Sorry for the inconvenience, but for some reasons I assumed lists to be homogenuous ([removed some ranting]). Thanks for the time you invested nonetheless. And here is the TL;DR answer to my own question:
If python tells you, that the first element of a list is a tuple, don't rely on it. You might have made a mistake and the second element is not.
Ok, there are a lot of questions having similar titles but in all of these it was quite obvious the OPs wanted to iterate over an integer (mostly using 'sum'). However in my case I'm a bit stumbled by the insanity I'm not used to using statically typed languages...
So here's the first snippet:
print type(delta_info.moving_leaves) print type(delta_info.moving_leaves) print len(delta_info.moving_leaves) print len(delta_info.moving_leaves) # transform moving points in leaves for (l, t) in (delta_info.moving_leaves): for p in leaves[l].cluster.points: # transform p using t...
<type 'list'> <type 'tuple'> 62 2 File "/home/slim/source/compression/patchbased/computeDelta.py", line 153, in main for (l, t) in (delta_info.moving_leaves): TypeError: 'int' object is not iterable
And here's the context for delta_info.moving_leaves (I know it's a rather complex context, but I figured you'd ask for it anyway):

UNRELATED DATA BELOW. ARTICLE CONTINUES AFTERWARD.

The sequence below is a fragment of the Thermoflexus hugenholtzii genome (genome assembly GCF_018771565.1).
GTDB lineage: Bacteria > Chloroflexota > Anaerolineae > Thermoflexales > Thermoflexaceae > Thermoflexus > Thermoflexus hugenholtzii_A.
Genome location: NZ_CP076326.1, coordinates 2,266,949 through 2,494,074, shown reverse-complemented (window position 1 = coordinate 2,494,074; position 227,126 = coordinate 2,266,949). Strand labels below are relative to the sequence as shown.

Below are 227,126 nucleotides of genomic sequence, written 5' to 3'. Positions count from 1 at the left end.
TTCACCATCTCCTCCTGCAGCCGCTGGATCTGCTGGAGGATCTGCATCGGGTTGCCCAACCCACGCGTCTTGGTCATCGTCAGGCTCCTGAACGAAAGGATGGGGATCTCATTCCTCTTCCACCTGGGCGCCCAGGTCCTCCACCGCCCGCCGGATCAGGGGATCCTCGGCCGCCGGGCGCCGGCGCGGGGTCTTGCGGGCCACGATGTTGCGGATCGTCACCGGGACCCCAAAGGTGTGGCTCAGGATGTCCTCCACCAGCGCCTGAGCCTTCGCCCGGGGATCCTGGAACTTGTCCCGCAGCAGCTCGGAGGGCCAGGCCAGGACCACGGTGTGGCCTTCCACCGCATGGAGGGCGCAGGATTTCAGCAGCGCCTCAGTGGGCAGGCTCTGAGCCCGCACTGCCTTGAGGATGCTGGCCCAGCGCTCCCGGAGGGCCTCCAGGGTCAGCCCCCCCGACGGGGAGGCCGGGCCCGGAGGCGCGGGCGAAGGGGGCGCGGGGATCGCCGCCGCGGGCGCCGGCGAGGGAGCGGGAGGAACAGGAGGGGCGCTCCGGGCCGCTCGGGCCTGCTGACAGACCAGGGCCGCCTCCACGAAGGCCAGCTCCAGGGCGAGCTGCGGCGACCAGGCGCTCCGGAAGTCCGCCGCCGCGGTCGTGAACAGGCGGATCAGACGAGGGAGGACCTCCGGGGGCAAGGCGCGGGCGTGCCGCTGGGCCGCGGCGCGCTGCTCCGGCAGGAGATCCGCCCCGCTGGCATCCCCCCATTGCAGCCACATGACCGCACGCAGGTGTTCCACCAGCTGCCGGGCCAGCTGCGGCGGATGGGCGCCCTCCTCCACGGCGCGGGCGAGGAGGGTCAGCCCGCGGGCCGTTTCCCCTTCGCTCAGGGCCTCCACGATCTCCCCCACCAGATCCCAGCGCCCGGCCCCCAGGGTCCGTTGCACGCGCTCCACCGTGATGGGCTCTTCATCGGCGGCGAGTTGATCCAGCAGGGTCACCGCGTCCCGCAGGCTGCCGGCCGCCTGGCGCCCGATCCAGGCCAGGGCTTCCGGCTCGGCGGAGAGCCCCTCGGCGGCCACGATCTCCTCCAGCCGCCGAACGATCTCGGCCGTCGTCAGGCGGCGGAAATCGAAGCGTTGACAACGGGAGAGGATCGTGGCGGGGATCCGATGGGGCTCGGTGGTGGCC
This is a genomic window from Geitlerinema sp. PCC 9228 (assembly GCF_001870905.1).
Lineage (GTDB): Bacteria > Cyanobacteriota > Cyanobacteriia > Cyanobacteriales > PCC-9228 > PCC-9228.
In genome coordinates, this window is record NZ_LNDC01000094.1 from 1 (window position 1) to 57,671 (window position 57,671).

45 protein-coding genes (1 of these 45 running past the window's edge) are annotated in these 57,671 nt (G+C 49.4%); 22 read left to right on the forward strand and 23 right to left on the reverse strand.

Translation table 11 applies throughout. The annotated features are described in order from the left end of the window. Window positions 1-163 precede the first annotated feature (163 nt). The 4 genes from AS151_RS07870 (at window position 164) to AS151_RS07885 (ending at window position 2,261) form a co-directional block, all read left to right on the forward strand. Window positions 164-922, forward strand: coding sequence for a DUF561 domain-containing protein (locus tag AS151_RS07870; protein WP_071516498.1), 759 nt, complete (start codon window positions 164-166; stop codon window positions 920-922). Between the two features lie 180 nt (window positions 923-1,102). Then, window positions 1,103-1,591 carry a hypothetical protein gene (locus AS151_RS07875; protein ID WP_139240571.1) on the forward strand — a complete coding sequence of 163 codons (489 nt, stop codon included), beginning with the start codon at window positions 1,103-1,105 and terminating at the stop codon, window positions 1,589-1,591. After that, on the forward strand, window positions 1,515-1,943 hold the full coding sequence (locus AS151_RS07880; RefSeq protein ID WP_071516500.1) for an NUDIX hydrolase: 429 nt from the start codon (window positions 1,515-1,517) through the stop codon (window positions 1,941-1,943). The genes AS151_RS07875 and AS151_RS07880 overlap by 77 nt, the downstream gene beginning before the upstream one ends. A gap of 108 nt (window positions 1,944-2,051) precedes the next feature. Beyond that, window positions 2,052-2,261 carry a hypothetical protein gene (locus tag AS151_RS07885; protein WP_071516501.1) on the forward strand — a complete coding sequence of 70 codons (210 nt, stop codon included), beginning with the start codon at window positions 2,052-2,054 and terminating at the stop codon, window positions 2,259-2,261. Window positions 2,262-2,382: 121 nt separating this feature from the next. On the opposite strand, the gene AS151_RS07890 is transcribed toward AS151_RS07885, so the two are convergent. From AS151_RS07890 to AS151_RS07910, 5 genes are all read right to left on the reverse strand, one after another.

delta_info.moving_leaves = moving_correspondences(damaged, max_distance, grid_size, fitness_threshold, points)
where moving_correspondences(...) ends in:
result =  for leaf in leaves: icp_results = moving_icp_search(leaf, max_distance, grid_size, fitness_threshold, heuristics, corr, num_corr) if (len(icp_results)): result.append(icp_results) # ... no actions on result anymore return result
And finally moving_icp_search:
# ... results = map(lambda p: moving_icp_grid_point(leaf, start + step * p, corr, num_corr), grid) results[:] = sorted(filter(lambda r: r and r < threshold, results)) if (len(results)): _, _, transformations = zip(*results) # ... no actions on transformations or leaf.id # leaf.id is an integer, transformations a numpy ndarray return [(leaf.id, list(transformations))] return 
So I'll close with a concrete question: Under which circumstances does python2 tell me that something is a list of 2-tuples and then refuse to iterate it due to considering it an integer?